As a result of this conversation, the manuscripts containing the dialogues went back into the archives and remained there for decades, whereas the ones containing reminiscences were published in dribs and drabs over the succeeding years.

This explains why, since 1980, ‘these manuscripts came to be filed away and forgotten, buried in an uncatalogued library cabinet of the Ashram’. What about the years before that? Why did no one think about printing any of them prior to 1980? From 1950 onwards I think the main answer would have been financial. In the twenty years that followed Bhagavan’s passing away the ashram was chronically short of funds. I very much doubt that Narasimha Swami’s papers would have been considered for publication in this era, even if they hadn’t been forgotten and buried in a thoroughly neglected archive. One of the items I found in the cupboard was the typed manuscript of At the Feet of Bhagavan. It had sat there, gathering dust, for more than fifteen years. It had been properly edited and it seemed to me to be ready to be sent to the press. There were even instructions for the printer in the margins. It seemed odd to me that, after so much work had been put into it, it had simply been filed away and forgotten about.

I asked Ganesan, who looked after all ashram publications for decades, why it had never been printed.

He laughed and said, ‘The ashram decided to print it in the 1960s. It was made ready for the press, but Koppikar, who looked after the ashram accounts, told us we didn’t have enough money to print it. He lost the argument but won the battle by hiding the only copy of the manuscript so we couldn’t waste money on it by printing it. We had no idea what he had done with it until you rediscovered it.’

Around the same time I had a conversation with Suri Nagamma about her writings on Bhagavan. She told me that in the 1950s D. S. Sastri had offered on many occasions to translate Letters from Sri Ramanasramam into English if the ashram would agree to print it. His offer was persistently rejected on the grounds that Ramanasramam didn’t have the funds for it. When the then president finally relented and agreed to the publication, she said that D. S. Sastri raced through the job as fast as he could because he felt that the offer might be withdrawn at any moment if the president felt that his limited funds were needed elsewhere.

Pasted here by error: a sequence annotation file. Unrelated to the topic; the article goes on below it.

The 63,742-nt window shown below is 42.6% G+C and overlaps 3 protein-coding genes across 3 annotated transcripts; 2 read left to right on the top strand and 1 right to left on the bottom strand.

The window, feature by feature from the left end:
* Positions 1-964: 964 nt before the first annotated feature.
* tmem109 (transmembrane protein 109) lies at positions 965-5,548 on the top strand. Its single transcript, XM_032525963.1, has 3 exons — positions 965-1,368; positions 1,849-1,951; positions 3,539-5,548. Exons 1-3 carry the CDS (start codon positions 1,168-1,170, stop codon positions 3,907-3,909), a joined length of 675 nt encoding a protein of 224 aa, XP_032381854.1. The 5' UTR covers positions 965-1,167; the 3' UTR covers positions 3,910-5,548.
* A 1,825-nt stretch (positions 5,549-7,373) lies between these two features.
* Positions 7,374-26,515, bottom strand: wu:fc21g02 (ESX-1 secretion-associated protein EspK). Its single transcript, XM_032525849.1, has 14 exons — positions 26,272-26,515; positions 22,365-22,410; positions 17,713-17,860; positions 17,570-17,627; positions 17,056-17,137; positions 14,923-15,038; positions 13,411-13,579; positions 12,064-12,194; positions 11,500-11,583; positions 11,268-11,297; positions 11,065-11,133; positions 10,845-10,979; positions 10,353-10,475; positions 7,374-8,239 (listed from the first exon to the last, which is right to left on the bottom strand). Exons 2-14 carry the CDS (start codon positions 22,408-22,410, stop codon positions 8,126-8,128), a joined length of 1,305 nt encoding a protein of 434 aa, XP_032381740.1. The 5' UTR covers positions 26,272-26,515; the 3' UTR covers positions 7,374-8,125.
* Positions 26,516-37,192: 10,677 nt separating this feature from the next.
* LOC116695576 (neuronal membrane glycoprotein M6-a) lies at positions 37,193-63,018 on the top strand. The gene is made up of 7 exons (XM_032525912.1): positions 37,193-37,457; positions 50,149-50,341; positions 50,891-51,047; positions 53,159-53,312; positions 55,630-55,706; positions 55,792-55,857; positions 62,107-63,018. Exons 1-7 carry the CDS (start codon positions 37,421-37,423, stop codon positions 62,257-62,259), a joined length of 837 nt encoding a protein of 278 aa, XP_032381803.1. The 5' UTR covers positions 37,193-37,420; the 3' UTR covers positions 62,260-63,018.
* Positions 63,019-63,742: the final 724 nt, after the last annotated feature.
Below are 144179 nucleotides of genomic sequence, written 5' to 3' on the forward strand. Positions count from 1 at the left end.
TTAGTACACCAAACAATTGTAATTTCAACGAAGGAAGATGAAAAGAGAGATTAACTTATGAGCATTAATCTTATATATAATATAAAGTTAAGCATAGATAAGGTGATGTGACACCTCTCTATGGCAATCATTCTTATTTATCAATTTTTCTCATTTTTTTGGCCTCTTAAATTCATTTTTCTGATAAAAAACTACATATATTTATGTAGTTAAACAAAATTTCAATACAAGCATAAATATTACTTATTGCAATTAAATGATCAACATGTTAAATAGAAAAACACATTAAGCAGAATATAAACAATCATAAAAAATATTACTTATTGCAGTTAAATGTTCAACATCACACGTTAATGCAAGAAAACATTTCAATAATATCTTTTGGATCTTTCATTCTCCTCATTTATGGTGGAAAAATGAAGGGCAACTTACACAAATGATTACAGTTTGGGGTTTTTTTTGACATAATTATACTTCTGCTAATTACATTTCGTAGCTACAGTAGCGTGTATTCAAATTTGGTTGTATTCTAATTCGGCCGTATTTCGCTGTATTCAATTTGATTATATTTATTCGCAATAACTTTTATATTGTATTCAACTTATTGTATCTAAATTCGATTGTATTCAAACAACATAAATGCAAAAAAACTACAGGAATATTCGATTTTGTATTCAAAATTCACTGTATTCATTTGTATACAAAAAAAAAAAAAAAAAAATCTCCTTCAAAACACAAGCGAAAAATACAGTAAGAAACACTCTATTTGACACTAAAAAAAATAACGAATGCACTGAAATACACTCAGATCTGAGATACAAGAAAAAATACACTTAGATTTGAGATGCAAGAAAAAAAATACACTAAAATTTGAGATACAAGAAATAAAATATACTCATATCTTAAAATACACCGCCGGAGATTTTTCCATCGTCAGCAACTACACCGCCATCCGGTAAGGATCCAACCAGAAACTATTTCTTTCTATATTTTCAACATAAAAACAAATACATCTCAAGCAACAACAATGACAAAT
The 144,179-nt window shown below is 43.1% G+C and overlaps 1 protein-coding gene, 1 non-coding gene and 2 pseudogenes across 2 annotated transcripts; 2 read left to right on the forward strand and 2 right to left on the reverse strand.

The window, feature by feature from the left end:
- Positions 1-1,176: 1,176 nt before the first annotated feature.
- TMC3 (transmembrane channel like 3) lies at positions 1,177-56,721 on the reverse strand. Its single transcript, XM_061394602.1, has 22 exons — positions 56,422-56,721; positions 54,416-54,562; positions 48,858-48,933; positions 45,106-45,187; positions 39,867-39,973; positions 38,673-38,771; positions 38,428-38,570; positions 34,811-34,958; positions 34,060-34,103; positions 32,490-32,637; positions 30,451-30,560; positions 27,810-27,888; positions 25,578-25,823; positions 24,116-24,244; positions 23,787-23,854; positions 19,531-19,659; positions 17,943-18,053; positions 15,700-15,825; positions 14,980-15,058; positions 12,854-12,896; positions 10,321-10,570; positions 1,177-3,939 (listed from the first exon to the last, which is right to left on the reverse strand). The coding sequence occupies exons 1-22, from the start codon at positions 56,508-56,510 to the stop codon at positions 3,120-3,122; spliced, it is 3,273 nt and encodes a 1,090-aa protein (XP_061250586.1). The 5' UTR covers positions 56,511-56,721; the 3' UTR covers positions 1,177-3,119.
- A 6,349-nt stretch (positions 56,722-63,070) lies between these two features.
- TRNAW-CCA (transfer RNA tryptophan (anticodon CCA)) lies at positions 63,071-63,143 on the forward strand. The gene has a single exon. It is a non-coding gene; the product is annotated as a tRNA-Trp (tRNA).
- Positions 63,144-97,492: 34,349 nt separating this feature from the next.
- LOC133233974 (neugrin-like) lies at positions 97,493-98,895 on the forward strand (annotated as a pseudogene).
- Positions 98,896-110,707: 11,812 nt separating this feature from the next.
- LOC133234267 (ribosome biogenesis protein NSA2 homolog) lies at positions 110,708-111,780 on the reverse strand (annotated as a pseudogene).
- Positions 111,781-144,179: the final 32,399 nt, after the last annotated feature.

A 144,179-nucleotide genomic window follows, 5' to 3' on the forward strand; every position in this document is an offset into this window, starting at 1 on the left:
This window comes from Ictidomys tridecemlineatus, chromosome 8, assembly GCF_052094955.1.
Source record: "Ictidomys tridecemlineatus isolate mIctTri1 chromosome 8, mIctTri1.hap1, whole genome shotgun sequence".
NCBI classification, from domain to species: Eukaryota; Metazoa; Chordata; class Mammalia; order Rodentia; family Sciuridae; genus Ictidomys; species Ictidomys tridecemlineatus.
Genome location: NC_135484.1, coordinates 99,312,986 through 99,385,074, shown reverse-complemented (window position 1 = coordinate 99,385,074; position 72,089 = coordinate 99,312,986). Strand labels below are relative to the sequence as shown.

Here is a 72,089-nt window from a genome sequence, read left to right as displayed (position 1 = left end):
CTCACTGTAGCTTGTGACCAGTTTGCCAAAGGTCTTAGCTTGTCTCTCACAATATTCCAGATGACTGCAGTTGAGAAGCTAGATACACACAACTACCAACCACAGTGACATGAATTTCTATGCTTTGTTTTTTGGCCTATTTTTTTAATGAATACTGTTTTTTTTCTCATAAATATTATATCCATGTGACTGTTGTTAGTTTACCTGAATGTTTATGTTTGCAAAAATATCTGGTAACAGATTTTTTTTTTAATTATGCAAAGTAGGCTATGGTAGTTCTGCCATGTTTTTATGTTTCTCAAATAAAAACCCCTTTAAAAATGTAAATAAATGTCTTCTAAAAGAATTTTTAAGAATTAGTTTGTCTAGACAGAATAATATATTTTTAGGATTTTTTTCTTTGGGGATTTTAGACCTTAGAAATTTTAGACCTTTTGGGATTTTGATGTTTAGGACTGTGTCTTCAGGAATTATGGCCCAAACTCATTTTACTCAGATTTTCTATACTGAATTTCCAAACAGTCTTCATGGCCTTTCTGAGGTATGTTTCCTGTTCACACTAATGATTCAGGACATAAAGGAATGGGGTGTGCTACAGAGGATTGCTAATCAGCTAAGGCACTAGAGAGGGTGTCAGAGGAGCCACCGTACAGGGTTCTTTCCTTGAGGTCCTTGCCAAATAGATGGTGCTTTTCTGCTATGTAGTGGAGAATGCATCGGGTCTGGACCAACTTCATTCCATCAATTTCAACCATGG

Here again is the question that was posed at the end of the introduction to the Sri Ramana Gita reconstruction:

We do not know why BVN never completed this project, or how these manuscripts came to be filed away and forgotten, buried in an uncatalogued library cabinet of the Ashram.

And here are my answers, which are partially just my own personal opinions:

Narasimha Swami never completed the project because he seemed to lose interest in writing about Bhagavan. When he went to Shirdi, he left behind all his papers, including his unfinished book of dialogues with Bhagavan. He also left behind a huge collection of notes on Seshadri Swami since he also had a plan to bring out a separate book on him. Since the book of conversations with Bhagavan was far from complete, there would have been no reason, during Bhagavan’s lifetime, for anyone to contemplate publishing it. After Bhagavan’s death, for a period of about twenty-five years, the manuscript was lost, and even if it hadn’t been, a lack of funds would have prevented its publication. In the late 1970s, when the manuscript was rediscovered, the ashram decided not to publish it because Viswanatha Swami (and a few others I showed it to) felt that the conversations recorded in it were not authentic.

Back to the topic of who is qualified to practise enquiry

I hope that the previous meandering section was not too off-putting for those who are waiting for some useful material on self-enquiry. I included it primarily to provide evidence for my belief that (a) the original Sanskrit text of Sri Ramana Gita is the authentic one and (b) Narasimha Swami’s version is not. Therefore, if there is new or contentious material that only appears in Narasimha Swami’s version, in my opinion it can be discarded as unreliable. Bearing this in mind, look at the initial words that are attributed to Bhagavan in Narasimha Swami’s version: